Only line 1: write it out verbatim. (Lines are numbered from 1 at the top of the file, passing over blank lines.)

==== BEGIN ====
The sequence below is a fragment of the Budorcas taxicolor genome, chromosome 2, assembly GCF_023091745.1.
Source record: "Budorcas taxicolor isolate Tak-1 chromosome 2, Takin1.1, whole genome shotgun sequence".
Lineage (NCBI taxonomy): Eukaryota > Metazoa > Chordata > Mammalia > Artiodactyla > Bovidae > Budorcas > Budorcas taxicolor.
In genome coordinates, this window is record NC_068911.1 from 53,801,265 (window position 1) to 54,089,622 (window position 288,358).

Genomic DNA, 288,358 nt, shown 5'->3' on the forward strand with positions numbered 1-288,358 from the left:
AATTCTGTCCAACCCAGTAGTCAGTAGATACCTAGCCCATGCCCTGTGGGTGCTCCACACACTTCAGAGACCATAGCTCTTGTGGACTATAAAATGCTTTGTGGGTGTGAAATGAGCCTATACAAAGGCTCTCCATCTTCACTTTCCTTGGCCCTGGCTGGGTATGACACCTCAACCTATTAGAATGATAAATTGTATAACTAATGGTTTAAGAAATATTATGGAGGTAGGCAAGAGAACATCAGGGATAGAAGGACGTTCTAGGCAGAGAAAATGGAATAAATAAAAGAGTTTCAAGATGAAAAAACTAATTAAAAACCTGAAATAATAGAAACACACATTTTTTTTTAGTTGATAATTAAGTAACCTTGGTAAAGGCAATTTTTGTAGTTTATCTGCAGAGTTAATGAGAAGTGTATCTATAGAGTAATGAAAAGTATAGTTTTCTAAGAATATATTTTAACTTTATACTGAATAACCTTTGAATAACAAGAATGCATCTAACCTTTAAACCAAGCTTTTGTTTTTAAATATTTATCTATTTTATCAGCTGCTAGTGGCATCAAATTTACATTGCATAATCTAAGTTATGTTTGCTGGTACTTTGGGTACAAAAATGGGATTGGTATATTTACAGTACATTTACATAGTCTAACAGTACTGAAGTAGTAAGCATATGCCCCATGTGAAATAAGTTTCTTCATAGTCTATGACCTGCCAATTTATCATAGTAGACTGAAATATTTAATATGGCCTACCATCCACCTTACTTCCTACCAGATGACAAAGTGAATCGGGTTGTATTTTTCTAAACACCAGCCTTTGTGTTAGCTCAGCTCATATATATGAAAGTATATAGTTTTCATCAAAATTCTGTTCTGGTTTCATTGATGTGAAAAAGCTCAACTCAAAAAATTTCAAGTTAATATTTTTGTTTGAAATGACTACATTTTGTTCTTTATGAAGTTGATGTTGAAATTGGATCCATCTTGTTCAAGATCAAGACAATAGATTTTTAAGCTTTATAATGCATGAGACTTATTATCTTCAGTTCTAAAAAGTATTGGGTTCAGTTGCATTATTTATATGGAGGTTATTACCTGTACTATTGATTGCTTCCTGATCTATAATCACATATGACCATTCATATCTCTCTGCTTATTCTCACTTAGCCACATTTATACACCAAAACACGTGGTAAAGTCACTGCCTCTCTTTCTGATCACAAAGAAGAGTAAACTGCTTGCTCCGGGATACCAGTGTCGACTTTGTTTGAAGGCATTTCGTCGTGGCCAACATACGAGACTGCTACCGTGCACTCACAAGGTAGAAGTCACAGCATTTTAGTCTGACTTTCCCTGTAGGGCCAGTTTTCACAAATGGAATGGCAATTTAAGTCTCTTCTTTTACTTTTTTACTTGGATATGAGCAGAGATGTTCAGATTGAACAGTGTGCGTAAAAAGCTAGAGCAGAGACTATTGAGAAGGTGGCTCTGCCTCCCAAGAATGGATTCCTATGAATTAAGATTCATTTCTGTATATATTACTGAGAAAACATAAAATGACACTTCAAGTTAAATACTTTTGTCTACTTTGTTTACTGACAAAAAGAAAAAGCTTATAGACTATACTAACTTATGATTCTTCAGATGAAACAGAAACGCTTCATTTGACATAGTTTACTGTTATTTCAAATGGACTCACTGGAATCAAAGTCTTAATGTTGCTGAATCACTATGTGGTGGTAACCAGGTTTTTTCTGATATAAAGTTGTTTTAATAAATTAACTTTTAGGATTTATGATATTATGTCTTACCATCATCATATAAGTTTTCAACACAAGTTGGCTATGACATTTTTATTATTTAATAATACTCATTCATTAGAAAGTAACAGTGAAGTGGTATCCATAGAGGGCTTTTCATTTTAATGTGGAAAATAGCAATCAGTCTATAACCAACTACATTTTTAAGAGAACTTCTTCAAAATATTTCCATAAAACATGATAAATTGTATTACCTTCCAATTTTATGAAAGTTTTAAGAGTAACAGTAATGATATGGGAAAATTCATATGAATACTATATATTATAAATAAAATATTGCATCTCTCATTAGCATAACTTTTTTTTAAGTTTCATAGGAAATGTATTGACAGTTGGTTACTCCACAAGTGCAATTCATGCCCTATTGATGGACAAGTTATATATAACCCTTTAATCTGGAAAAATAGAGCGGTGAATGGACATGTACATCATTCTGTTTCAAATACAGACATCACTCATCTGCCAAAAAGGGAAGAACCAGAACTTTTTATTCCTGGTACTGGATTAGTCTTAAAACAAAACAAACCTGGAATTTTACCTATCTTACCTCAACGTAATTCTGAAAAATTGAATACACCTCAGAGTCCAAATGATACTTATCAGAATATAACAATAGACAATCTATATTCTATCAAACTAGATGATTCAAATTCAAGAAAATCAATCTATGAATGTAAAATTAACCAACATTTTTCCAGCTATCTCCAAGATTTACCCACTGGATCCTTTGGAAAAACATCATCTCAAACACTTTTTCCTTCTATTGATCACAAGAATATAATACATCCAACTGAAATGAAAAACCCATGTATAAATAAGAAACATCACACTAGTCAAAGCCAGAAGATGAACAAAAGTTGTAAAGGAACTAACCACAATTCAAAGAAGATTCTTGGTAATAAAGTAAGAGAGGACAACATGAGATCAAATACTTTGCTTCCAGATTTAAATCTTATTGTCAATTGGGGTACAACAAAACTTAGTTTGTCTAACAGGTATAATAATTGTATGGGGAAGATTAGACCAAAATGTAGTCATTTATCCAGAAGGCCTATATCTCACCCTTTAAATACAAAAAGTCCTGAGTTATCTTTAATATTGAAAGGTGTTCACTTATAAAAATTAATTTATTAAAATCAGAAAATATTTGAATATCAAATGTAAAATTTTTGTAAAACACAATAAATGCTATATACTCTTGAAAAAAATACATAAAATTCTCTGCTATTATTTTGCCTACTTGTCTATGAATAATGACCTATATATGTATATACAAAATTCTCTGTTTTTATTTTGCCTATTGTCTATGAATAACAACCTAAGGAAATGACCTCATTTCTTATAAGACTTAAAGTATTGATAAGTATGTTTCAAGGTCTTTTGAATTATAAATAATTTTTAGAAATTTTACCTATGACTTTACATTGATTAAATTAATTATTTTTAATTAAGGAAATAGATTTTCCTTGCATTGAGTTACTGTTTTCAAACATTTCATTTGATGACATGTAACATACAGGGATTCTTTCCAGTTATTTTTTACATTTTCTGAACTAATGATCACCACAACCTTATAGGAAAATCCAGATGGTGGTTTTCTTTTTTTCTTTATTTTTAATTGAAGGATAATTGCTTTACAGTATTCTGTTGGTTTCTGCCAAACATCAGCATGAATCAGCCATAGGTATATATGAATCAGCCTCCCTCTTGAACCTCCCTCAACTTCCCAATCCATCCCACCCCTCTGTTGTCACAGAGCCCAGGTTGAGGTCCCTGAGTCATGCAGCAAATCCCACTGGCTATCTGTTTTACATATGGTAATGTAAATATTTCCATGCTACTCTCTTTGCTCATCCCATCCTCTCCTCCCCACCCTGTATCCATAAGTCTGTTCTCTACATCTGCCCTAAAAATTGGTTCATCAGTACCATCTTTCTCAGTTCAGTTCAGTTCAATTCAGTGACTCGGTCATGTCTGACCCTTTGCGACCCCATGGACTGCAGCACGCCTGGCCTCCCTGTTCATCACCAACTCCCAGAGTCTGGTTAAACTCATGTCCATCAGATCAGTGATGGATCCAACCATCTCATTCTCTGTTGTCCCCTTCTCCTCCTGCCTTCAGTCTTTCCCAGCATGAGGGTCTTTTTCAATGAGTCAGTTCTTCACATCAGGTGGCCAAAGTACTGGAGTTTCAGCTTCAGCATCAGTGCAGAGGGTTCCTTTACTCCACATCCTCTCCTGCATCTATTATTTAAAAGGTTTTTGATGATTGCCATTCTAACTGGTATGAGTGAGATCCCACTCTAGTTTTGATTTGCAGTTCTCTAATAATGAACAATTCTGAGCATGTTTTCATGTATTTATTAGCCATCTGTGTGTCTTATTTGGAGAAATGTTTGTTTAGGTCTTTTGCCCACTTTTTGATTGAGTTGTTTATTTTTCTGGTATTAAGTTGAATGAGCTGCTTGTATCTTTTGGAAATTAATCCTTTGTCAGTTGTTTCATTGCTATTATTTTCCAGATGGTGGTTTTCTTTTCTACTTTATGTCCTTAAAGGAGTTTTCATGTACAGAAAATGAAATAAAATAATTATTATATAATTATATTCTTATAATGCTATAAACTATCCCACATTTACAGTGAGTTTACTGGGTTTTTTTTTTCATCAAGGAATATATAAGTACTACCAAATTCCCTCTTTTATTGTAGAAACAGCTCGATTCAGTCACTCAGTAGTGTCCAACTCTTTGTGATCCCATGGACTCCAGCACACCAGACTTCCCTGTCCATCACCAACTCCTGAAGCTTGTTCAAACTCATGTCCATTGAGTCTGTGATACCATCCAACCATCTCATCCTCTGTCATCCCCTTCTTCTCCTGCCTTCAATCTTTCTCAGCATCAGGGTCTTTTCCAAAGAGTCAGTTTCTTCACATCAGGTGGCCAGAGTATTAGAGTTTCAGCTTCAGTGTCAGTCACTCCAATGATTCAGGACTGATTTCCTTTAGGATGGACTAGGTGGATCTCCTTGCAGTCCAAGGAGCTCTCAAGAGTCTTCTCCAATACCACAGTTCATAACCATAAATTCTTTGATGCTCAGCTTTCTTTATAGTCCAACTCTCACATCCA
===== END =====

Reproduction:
The sequence below is a fragment of the Budorcas taxicolor genome, chromosome 2, assembly GCF_023091745.1.